Dear Prudence: My boyfriend pushes me to lose weight, but I’m not obese.

Help! My Boyfriend Keeps Pushing Me to Lose Weight “for My Own Good.”

Help! My Boyfriend Keeps Pushing Me to Lose Weight “for My Own Good.”

Advice on manners and morals.
March 11 2014 6:00 AM

Biggest Loser

In a live chat, Prudie advises a woman whose boyfriend keeps pressing her to shed pounds.

(Continued from Page 1)

Q. Full of Regrets: I’m a man who didn’t have a girlfriend or have sex until I was well into my 30s. Now, I’m approaching 40, and am engaged to a wonderful woman with whom I have a marvelous sex life. But I keep playing over in my mind my dateless, loveless, sexless youth. I daydream about women I was attracted to when I was younger (who are now mostly happily married wives and mothers), and imagine what it would have been like to have been their boyfriend or husband. I imagine the interesting sex I could have had during what is for most people the most sexually fulfilling parts of their lives. It took me a long time to realize that not all women were like my mother. How can I stop this! I want to be content in the happiness I have now, not obsess over the happiness I could have had then.

A: If you read the Dear Prudence archives you will see endless letters from people who had incredible sex daily during their youth and now are wandering a middle-aged sexual desert. I’m wondering if your mother is the kind of person who is chronically unhappy with her current circumstances. If so, you don’t just want to avoid having a partner who is like your mother, you want to not be like her yourself. You are someone who was able to analyze your frustrating, lonely life and take steps to improve it. This resulted in your becoming happy. So now you want to wreck that by pondering just how much larger your total happiness could be if you had lived a different life. This line of thought will only be useful if you manage to be the person who finally invents a time machine. In the absence of that, stop contemplating the might-have-beens and focus on the wonderful, marvelous now.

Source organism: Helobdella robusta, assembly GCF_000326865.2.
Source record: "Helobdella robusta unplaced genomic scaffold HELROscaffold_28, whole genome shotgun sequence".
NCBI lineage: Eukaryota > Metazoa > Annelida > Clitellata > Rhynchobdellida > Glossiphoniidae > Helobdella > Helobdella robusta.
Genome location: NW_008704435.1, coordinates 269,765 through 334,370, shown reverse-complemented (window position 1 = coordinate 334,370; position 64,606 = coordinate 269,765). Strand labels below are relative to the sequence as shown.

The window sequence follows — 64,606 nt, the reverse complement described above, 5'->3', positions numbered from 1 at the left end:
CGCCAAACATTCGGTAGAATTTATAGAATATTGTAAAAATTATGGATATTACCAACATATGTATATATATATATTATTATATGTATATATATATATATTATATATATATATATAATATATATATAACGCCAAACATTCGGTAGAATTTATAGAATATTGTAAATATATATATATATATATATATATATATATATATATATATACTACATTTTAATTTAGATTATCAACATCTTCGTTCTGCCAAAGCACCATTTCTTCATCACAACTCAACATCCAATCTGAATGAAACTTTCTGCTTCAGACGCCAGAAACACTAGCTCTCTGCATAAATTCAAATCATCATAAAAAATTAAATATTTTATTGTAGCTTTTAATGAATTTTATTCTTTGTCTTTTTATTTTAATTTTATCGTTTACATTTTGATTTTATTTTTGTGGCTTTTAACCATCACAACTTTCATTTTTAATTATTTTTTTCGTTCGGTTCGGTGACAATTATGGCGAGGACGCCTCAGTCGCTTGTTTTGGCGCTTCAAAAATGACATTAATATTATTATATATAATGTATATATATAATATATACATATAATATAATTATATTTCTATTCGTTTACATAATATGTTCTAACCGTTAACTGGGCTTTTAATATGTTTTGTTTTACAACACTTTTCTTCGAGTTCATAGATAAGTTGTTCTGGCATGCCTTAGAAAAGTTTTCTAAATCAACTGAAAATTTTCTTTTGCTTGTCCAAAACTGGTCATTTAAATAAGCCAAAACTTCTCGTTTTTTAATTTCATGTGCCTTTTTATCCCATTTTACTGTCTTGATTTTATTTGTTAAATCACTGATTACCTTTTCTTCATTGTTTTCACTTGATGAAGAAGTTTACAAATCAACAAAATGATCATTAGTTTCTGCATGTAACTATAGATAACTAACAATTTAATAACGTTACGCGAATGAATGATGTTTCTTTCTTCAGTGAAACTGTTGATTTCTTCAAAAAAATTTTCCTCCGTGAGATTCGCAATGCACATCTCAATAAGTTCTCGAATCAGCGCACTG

Q. Re: Actually, we bill our time in six-minute increments: Be glad you didn’t choose the life of a lawyer!


A: And think of all those unemployed law school grads who wish they could measure out their life in six-minute increments. I wonder if supervisors look at timesheets and say, “Looks like a lot of bathroom time in there. Speed up that urine stream!”

Q. Teenage sex: I just find out that my good friend’s daughter is having sex with her boyfriend; she is 17 years old. Do I tell parents about this or keep it quiet ?

A: I hope that any parents of a 17-year-old, especially one who has a boyfriend or girlfriend, has talked to their child about safe sex and birth control. Yes, it’s hard to talk to people who are running in the opposite direction or have their fingers in their ears, but that kind of talk must happen. You don’t know if the parents know the kids are having sex. You don’t know if the daughter is being responsible about it. Unless you have information that’s more concerning than the fact that two teenagers on the verge of being legal adults are doing it, I think you should stay out of it.